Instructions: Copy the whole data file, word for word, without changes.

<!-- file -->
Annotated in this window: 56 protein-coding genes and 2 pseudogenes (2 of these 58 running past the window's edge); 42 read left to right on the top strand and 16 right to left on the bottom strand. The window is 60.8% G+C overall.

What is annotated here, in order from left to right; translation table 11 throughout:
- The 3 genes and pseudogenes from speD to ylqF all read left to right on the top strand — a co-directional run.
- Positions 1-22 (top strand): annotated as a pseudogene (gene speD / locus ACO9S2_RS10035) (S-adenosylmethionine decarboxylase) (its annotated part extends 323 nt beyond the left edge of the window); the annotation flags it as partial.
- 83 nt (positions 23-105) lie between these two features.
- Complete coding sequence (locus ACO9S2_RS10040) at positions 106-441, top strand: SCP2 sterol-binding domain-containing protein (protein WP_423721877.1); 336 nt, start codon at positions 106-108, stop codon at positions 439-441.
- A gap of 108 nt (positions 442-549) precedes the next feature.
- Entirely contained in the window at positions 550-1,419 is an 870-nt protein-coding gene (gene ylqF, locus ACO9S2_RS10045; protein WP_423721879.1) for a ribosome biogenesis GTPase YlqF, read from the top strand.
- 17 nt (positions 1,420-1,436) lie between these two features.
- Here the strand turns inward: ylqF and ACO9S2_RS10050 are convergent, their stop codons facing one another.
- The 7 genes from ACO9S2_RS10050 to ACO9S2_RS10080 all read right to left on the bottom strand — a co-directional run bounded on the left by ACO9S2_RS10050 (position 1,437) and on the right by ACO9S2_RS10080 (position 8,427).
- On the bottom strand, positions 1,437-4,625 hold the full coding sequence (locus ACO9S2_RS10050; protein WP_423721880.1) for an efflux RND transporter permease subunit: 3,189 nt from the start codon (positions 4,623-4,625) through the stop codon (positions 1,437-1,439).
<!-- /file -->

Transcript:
Annotated in this window: 56 protein-coding genes and 2 pseudogenes (2 of these 58 running past the window's edge); 42 read left to right on the top strand and 16 right to left on the bottom strand. The window is 60.8% G+C overall.

What is annotated here, in order from left to right; translation table 11 throughout:
- The 3 genes and pseudogenes from speD to ylqF all read left to right on the top strand — a co-directional run.
- Positions 1-22 (top strand): annotated as a pseudogene (gene speD / locus ACO9S2_RS10035) (S-adenosylmethionine decarboxylase) (its annotated part extends 323 nt beyond the left edge of the window); the annotation flags it as partial.
- 83 nt (positions 23-105) lie between these two features.
- Complete coding sequence (locus ACO9S2_RS10040) at positions 106-441, top strand: SCP2 sterol-binding domain-containing protein (protein WP_423721877.1); 336 nt, start codon at positions 106-108, stop codon at positions 439-441.
- A gap of 108 nt (positions 442-549) precedes the next feature.
- Entirely contained in the window at positions 550-1,419 is an 870-nt protein-coding gene (gene ylqF, locus ACO9S2_RS10045; protein WP_423721879.1) for a ribosome biogenesis GTPase YlqF, read from the top strand.
- 17 nt (positions 1,420-1,436) lie between these two features.
- Here the strand turns inward: ylqF and ACO9S2_RS10050 are convergent, their stop codons facing one another.
- The 7 genes from ACO9S2_RS10050 to ACO9S2_RS10080 all read right to left on the bottom strand — a co-directional run bounded on the left by ACO9S2_RS10050 (position 1,437) and on the right by ACO9S2_RS10080 (position 8,427).
- On the bottom strand, positions 1,437-4,625 hold the full coding sequence (locus ACO9S2_RS10050; protein WP_423721880.1) for an efflux RND transporter permease subunit: 3,189 nt from the start codon (positions 4,623-4,625) through the stop codon (positions 1,437-1,439).